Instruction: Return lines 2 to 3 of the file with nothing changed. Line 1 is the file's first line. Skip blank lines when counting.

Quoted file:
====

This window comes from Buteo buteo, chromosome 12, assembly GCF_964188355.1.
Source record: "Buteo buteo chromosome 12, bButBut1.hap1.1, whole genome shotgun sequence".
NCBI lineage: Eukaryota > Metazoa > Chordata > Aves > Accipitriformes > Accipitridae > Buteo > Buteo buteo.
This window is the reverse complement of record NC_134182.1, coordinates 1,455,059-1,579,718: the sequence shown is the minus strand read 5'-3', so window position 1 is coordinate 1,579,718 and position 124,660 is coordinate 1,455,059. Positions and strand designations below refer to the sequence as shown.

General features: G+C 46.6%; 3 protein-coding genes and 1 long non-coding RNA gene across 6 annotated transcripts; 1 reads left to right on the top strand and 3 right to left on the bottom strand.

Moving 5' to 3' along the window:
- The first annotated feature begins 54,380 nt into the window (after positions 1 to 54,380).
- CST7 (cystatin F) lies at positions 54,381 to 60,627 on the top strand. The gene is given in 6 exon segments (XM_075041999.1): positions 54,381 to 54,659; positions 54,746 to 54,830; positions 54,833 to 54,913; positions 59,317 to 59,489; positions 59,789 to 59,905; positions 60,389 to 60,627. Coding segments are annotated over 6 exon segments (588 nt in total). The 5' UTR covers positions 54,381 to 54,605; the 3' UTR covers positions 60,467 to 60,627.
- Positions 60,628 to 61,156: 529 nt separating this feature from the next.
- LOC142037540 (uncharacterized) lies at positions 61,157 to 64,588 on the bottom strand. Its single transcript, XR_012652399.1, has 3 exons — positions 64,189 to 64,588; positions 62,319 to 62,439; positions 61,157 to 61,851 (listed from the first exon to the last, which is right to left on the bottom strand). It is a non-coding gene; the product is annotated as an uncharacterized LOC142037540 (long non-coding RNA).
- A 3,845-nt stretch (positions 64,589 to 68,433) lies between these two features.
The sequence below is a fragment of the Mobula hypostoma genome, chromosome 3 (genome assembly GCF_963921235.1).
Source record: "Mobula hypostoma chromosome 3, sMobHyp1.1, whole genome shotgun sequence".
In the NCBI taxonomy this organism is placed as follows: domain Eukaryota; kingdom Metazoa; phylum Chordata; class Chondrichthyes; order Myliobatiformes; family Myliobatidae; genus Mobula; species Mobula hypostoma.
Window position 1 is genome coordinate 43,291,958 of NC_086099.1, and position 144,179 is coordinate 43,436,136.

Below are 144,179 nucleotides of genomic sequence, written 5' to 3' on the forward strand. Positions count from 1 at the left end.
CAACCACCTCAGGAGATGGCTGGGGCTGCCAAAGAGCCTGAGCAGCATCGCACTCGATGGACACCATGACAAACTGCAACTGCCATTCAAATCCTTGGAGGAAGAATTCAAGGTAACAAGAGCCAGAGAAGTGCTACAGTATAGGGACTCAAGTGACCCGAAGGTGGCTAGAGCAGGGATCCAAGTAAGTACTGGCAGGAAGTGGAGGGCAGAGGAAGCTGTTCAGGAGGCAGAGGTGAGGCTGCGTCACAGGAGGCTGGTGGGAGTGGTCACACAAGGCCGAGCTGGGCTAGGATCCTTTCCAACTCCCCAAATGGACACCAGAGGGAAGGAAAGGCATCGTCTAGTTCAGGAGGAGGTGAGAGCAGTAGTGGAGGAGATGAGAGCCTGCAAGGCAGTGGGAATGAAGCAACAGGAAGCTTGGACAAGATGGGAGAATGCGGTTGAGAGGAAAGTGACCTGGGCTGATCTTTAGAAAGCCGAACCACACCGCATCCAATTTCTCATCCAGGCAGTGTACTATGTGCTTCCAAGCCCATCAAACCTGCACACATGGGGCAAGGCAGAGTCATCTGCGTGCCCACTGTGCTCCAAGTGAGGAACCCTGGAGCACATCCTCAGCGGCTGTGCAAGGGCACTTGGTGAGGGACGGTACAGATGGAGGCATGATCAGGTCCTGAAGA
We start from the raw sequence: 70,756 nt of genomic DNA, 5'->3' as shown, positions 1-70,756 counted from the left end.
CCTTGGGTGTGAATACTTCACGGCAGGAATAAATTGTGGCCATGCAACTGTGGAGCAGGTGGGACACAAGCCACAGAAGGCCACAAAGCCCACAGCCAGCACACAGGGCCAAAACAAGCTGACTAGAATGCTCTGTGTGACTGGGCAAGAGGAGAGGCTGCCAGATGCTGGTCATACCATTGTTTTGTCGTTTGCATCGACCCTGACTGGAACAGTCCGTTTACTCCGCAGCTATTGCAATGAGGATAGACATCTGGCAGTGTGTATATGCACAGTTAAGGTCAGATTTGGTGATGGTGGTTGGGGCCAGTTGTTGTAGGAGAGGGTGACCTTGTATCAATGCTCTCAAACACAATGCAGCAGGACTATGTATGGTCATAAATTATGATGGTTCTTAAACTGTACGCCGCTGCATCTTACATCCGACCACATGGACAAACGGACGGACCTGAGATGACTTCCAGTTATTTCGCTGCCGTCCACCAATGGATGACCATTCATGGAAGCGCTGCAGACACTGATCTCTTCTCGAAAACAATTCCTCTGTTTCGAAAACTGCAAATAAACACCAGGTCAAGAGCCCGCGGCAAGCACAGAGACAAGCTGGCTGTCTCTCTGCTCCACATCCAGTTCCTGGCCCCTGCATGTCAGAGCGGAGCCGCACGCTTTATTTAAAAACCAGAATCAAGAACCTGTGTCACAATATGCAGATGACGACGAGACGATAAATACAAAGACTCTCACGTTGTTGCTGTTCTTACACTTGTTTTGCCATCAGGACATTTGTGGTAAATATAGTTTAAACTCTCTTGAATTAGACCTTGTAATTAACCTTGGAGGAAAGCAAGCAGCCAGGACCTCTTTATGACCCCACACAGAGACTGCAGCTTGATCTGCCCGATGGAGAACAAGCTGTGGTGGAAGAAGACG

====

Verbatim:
Source record: "Buteo buteo chromosome 12, bButBut1.hap1.1, whole genome shotgun sequence".
NCBI lineage: Eukaryota > Metazoa > Chordata > Aves > Accipitriformes > Accipitridae > Buteo > Buteo buteo.